Volume 44, Number 173,
April-June 2013

Knowledge Capitalism and the Telecommunications Service Industry in Mexico, Sergio Ordóñez and Rafael Bouchain, Institute of Economic Research – unam, Mexico, 2011.

The telecommunications industry in Mexico is facing enormous challenges as a result of four key factors:1) technological convergence,2) backwards regulation (which implies litigation and the rise of interests that hinder advancements towards modern and efficient legislation),3) the global environment of competition and liberalization and4) the rapid advance of information and communications technologies (ict). However, some of this situation is due to a series of economic factors that merit prudent study.

The work Knowledge Capitalism and the Telecommunications Service Industry in Mexico, by Sergio Ordóñez and Rafael Bouchain, clearly explains the importance and role of telecommunications in the international context and the national economy. They argue that knowledge capitalism is a new phase of industrial and economic development.

In all of its phases, capitalism has been based on diverse factors. In the current phase, the main input, so to speak, is knowledge. And knowledge is born from information, which is transmitted through telecommunications networks and infrastructures.

Once the telecommunications sector has converged with the computer and audiovisual industries, the possibilities for transmitting information and the consequent increase in knowledge are practically infinite.

In this way, knowledge is a major productive force and a powerful generator of economic growth and value.

Information is like the blood running through the veins of the telecommunications industry, and this sector is one of the most dynamic in the national economy. The analysis done by the authors reveals that the Telecommunications Services Industry (tsi) was one of the most dynamic sectors in the country’s overall economy from 1990 to 2010 (Ordóñez, Bouchain, 2011: 33).

The topic is therefore extremely pertinent and current, even more so in Mexico. The book also clarifies the process and evolution of knowledge capitalism and the state of tsi in Mexico. A comparative study reveals where Mexican telecommunications are located in the international context, as the country participates in global knowledge processes.

One of the main objectives of this work is contribute to the national debate surrounding the tsi. The authors believe that this is based on three pillars (interconnection of networks, convergence of services and regulation), but that more factors should be taken into account in the discussion.

Various lessons can be derived from this text. One of them refers to the vision of telecommunications companies that are developing in Mexico and the paths they should follow to avoid falling behind other nations.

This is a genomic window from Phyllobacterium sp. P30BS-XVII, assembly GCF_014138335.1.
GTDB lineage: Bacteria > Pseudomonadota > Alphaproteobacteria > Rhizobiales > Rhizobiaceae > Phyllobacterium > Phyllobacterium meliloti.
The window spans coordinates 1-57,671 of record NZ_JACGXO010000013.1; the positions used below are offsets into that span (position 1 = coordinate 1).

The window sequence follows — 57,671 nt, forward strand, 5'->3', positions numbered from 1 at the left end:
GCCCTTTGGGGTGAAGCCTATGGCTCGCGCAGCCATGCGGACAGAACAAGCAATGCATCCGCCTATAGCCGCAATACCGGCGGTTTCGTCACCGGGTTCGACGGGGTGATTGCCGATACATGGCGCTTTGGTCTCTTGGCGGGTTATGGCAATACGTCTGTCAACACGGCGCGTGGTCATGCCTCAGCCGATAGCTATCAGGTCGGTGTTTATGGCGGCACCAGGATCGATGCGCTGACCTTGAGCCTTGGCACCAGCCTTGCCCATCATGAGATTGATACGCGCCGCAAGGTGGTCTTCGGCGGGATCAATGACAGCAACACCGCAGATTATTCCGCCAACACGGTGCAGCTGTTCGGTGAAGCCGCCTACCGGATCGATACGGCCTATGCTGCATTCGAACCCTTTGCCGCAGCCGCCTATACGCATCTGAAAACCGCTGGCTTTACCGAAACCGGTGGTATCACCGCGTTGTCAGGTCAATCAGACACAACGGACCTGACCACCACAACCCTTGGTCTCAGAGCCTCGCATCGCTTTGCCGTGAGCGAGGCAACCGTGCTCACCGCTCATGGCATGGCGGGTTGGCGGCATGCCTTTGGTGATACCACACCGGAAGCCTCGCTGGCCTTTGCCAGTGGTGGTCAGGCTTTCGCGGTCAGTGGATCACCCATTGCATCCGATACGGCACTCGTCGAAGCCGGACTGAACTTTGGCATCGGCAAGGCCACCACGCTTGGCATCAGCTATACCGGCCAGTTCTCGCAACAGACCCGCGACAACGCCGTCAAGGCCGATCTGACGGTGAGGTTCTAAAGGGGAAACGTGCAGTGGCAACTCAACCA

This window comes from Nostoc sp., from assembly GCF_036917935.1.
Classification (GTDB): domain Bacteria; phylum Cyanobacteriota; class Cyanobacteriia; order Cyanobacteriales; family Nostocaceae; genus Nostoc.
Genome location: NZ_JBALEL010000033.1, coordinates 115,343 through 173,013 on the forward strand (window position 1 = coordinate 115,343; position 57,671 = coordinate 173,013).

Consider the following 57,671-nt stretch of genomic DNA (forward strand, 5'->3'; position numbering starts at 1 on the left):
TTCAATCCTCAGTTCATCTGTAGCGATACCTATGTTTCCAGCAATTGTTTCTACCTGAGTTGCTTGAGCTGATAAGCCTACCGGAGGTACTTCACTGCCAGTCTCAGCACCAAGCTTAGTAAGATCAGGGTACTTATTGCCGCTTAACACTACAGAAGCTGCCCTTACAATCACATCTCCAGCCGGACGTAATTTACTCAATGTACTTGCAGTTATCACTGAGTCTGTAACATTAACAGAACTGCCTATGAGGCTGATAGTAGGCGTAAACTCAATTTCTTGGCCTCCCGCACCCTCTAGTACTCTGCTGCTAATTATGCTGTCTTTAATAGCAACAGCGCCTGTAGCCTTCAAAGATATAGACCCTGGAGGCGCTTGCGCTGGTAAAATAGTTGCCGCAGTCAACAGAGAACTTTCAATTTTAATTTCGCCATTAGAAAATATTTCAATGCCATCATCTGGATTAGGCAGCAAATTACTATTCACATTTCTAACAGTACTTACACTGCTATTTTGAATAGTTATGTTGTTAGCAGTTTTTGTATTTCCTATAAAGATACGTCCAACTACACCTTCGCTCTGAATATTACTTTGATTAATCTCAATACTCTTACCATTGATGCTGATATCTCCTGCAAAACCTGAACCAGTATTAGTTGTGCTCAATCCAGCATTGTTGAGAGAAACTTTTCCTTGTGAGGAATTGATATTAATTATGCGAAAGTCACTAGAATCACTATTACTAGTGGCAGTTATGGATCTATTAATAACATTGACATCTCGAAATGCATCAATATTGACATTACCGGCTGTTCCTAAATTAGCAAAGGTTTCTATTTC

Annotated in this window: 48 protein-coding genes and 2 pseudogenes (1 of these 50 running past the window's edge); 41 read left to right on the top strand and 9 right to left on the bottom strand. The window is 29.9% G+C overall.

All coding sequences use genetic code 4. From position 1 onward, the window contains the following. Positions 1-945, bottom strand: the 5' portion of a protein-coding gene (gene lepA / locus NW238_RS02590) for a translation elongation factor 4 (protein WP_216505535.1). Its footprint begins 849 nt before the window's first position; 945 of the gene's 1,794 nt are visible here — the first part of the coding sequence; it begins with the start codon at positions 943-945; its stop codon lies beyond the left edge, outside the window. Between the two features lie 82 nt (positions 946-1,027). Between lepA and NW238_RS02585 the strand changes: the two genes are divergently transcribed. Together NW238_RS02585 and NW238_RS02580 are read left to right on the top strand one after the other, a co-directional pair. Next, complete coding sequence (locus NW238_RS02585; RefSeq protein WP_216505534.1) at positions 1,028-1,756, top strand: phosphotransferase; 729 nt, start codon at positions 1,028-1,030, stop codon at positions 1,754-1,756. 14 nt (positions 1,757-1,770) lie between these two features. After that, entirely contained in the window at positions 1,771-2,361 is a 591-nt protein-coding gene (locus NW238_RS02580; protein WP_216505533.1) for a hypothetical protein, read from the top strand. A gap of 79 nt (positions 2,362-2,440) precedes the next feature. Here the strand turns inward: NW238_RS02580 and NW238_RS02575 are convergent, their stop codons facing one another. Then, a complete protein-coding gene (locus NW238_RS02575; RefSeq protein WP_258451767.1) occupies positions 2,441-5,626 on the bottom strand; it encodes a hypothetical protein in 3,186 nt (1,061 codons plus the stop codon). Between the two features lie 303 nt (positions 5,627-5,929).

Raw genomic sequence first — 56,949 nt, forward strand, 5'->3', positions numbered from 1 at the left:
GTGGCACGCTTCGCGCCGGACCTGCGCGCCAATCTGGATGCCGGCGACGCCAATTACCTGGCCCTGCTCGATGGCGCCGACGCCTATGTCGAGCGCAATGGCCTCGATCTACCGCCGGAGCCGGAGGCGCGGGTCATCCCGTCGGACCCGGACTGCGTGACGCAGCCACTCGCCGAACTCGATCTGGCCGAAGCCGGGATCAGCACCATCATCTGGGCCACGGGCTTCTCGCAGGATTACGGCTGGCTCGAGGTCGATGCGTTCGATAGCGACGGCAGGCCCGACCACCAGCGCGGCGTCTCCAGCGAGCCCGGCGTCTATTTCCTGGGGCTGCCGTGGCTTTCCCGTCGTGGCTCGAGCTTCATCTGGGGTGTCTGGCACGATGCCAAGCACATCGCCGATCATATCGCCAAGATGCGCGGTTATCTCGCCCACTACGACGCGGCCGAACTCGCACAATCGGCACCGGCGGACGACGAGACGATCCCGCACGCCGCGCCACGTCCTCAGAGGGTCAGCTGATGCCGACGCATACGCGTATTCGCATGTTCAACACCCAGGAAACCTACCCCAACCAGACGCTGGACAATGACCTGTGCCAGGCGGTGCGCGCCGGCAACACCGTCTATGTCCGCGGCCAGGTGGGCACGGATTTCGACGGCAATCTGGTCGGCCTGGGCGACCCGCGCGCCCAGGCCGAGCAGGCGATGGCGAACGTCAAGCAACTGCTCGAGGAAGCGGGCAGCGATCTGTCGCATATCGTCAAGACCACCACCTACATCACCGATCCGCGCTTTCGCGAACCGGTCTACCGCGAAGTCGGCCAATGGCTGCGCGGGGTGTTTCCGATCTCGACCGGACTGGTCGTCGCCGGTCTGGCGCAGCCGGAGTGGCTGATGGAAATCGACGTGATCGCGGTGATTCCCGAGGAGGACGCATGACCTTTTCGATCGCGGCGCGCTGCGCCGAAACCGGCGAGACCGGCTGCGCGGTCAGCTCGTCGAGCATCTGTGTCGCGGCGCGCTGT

Another major contribution of the book is its explanation of the link between the scientific-educational (sc-e) sector and overall social production, supported by the evolution of the Electronics and Computer Industry (se-i), and how this produces knowledge, a central driving force in the new phase of development.

The authors thus arrive at an essential and current idea regarding the development of the telecommunications industry in Mexico: there is little relation to innovation and scarce investment in Mexico for science and technology oriented towards this area. In the cycle of R+D+i (research + development + innovation), Mexico is still playing catch up.

The authors believe that the se-i is a key nucleus and makes production more dynamic, as well as growth and global commerce, and that the tsi is an essential segment of its activities or services.

However, unlike in other nations, where the se-i is not dependent on foreign technological development and R+D, in Mexico, the tsi has a medium-low score in technological development, as well as penetration rates, coverage and network capacity.

After describing the situation of the Mexican telecommunications industry, the authors conclude that in essence, the way in which the profit-seeking and monopolistic industry has developed with a special focus on production, differentiated by the services provided, is contrary to the development needs of knowledge capitalism. The current state of the tsi is therefore an obstacle to industrial progress, preventing us from closing the gap between our sector development and that of other countries, not only with more advanced or similar economies, but also some nations that are even less developed.

Besides this diagnosis, the book offers some solutions. The tsi should transition away from telephone services and focus more on Internet and SIC services with an open model, as well as share infrastructure.

The researchers also mention another extremely important aspect. The tsi should be based on innovation in its services and a model where intellectual property is developed, and productive differentiation and innovation based on entrepreneurial capacity are the principal motors of international revenue.

Finally, it is useful to point out that this book serves as a guide for those studying and interested in the topic to understand the current situation of the tsi in the new phase of development known as knowledge capitalism.

It does not hurt that Ordóñez and Bouchain are precise writers, facilitating understanding without going off topic or overly complicating the analysis provided in this key work.

Wilma Arellano

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PROBLEMAS DEL DESARROLLO. REVISTA LATINOAMERICANA DE ECONOMÍA, Volume 49, Number 195 October-December 2018 is a quarterly publication by the Universidad Nacional Autónoma de México, Ciudad Universitaria, Coyoacán, CP 04510, México, D.F. by Instituto de Investigaciones Económicas, Circuito Mario de la Cueva, Ciudad Universitaria, Coyoacán,
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